WASHINGTON (Reuters) - Senate Minority Leader Mitch McConnell said on Monday that he would join his fellow Republicans in opposing earmarks, bowing to pressure from Tea Party activists who see the special project funding as a prime example of out-of-control government spending.
Speaking from the Senate floor, McConnell said that after discussing the issue with his constituents in Kentucky and fellow Republicans he supports the ban against earmarks.
"I know the good that has come from the projects I have helped support throughout my state. I don't apologize for them," said McConnell, from Kentucky.
"But there is simply no doubt that the abuse of this practice has caused Americans to view it as a symbol of the waste and the out-of-control spending that every Republican in Washington is determined to fight," he added.
President Barack Obama, who has pushed to limit earmarks, welcomed McConnell's new position and added that Washington will need to do more to cut down on waste.
"We can't stop with earmarks as they represent only part of the problem," Obama said in a statement.
Spending is coming under increased scrutiny as Congress looks for ways to shrink the $1.29 trillion budget deficit.
A little more than a week ago, McConnell questioned the value of banning earmarks, a way for lawmakers to use spending bills to funnel federal money to projects in their districts or states.
McConnell has requested $114 million worth of earmarks in spending bills, mostly for Kentucky, for the current fiscal year, which Congress has yet to complete, according to the watchdog group Citizens Against Government Waste.
Senate Democrats have shown little support for an earmark moratorium. Senate Appropriations Committee Chairman Daniel Inouye has said he supports greater transparency on earmarks but not a ban.
In a statement on Monday, Inouye said he was "disappointed" by McConnell's statement, adding that it would weaken Congress's power over federal spending.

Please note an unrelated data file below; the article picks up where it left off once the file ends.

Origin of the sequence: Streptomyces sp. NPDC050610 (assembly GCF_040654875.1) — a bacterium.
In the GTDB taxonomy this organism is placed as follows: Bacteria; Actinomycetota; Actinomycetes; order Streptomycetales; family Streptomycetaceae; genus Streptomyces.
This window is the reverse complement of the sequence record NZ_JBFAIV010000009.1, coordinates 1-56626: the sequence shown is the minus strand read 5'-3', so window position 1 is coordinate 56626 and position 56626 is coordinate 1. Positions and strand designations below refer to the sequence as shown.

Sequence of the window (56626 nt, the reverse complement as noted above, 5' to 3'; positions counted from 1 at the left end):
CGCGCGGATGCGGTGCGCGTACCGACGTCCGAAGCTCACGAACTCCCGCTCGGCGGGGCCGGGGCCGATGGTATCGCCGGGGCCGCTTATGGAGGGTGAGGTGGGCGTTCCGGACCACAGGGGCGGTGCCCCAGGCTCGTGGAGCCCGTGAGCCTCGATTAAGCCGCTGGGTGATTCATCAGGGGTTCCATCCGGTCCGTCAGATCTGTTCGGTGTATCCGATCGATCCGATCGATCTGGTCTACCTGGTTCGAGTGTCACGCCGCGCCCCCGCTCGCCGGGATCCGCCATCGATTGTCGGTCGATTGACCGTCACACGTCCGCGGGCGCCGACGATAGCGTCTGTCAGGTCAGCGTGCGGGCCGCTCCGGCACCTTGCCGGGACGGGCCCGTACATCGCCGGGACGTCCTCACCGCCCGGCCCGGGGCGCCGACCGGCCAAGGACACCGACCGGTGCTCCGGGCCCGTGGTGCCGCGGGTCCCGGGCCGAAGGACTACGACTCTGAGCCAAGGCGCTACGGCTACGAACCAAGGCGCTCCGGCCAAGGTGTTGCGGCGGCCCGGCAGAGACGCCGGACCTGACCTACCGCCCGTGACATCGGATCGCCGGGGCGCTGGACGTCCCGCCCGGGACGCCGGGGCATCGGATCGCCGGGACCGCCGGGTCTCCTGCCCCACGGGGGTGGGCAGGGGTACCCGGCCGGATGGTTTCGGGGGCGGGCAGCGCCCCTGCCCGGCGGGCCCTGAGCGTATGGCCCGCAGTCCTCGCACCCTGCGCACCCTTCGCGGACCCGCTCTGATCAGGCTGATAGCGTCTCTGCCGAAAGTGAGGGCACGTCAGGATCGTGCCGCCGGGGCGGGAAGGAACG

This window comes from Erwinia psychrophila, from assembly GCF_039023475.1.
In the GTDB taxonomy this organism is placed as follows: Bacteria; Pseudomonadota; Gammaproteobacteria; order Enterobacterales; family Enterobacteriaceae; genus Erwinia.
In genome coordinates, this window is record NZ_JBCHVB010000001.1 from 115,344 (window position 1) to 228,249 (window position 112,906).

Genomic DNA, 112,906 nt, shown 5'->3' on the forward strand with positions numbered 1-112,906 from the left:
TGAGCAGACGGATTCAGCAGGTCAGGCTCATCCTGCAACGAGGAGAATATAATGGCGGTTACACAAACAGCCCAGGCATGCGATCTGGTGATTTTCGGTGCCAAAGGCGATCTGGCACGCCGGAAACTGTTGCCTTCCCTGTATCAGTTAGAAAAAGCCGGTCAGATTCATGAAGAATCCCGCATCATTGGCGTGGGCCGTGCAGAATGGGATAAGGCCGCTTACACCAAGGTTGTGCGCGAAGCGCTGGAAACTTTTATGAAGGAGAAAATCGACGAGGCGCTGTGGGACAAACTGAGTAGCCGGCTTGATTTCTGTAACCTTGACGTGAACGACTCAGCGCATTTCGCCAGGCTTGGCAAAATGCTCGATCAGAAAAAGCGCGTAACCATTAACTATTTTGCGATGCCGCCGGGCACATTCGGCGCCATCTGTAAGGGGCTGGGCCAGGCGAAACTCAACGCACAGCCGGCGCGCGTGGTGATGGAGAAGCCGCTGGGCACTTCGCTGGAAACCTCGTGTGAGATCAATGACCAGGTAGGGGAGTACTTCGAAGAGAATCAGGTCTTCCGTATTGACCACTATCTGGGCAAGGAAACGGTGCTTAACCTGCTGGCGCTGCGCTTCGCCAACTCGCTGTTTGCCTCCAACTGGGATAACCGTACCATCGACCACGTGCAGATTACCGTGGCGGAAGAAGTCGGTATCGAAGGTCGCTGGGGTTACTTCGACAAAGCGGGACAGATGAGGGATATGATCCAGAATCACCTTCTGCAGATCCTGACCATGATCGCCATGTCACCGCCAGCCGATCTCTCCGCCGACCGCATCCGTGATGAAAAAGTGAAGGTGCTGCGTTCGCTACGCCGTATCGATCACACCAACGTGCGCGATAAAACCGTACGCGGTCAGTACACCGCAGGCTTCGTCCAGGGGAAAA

Democrats still control both chambers of Congress until January, when new lawmakers who were elected at the midterm elections this month take their place and the House becomes controlled by Republicans. Government spending was a major issue in the elections.
Earmarks have accounted for roughly $16 billion of federal spending in recent years, less than 1 percent of the federal budget that Congress controls directly.
Senator Jim DeMint, a strong supporter of the Tea Party movement, has been pushing fellow Republicans to join a ban on earmarks when the new Congress is seated in January. He has eight co-sponsors for a moratorium and many of the newly elected Republican Senators also back it, including Tea Party favorites Rand Paul, Marco Rubio and Pat Toomey.
Senate Republicans are expected to vote on the proposed ban in a closed-door party meeting on Tuesday.
"His statement today and tomorrow's vote to enact the moratorium will send a clear signal to voters that Republicans heard the message of the last election," DeMint said.
Republican Senator Tom Coburn said he will try to force a public Senate vote on the earmark ban later this week.
House Republican leaders said they plan an early vote on banning earmarks in January when they're in control.